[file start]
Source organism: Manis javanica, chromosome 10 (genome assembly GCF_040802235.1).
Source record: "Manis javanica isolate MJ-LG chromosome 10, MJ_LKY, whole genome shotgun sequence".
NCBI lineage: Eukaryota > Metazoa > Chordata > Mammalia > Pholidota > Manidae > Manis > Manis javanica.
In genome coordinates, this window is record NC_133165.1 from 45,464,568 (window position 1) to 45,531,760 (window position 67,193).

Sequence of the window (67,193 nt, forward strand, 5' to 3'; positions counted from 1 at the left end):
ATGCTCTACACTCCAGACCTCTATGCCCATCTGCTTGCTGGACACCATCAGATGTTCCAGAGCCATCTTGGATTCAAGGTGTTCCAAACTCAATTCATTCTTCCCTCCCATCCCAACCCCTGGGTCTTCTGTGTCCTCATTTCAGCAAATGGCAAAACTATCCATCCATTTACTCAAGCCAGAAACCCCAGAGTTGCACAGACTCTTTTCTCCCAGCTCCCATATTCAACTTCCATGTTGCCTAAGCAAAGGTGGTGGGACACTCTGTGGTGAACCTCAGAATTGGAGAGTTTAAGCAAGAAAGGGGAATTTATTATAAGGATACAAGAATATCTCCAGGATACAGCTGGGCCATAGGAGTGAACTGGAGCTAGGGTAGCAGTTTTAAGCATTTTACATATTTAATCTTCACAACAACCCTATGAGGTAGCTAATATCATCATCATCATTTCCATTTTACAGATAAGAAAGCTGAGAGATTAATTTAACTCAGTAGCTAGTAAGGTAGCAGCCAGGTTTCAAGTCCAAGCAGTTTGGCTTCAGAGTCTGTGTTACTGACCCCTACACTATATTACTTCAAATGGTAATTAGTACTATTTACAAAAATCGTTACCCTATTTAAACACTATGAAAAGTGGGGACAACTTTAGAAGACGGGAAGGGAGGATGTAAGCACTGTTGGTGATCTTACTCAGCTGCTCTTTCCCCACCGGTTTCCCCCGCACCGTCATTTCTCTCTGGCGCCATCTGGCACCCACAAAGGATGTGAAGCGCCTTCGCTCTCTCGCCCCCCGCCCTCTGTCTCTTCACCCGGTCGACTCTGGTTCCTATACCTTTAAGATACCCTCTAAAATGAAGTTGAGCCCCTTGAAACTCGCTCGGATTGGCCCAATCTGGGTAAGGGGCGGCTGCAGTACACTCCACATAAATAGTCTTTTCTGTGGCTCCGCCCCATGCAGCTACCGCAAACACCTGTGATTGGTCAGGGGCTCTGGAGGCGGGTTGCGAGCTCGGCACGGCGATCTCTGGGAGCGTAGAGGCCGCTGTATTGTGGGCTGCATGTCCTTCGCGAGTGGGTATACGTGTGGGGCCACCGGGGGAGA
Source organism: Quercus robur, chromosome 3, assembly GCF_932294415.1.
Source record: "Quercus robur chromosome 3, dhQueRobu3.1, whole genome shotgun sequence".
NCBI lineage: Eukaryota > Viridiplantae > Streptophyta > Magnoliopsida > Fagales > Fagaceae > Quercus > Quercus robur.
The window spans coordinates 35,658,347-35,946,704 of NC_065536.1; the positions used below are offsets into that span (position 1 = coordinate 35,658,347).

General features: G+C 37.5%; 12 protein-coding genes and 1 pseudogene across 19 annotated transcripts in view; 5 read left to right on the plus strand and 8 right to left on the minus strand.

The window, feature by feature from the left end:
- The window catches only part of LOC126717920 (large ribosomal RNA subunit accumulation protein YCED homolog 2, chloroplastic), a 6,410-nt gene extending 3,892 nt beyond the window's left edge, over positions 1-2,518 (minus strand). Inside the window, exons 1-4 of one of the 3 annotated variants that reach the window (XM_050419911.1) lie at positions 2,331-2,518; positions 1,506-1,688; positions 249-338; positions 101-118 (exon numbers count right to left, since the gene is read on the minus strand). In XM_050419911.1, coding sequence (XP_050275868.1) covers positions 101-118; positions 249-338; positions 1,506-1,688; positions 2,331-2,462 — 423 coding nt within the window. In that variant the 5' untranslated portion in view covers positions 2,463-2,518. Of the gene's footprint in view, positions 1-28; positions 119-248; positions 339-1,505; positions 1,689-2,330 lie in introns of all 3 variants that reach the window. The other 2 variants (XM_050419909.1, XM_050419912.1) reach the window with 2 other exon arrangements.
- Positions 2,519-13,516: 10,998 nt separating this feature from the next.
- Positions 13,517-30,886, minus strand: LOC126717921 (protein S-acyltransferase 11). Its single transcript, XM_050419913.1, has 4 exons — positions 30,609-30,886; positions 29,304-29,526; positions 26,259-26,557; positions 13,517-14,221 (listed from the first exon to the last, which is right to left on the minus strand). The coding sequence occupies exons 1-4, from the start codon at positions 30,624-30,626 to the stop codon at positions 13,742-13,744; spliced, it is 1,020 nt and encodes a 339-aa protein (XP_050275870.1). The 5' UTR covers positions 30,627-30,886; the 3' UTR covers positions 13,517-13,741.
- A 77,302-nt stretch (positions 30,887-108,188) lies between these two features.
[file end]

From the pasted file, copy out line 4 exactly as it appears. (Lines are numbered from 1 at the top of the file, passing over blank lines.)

In genome coordinates, this window is record NC_133165.1 from 45,464,568 (window position 1) to 45,531,760 (window position 67,193).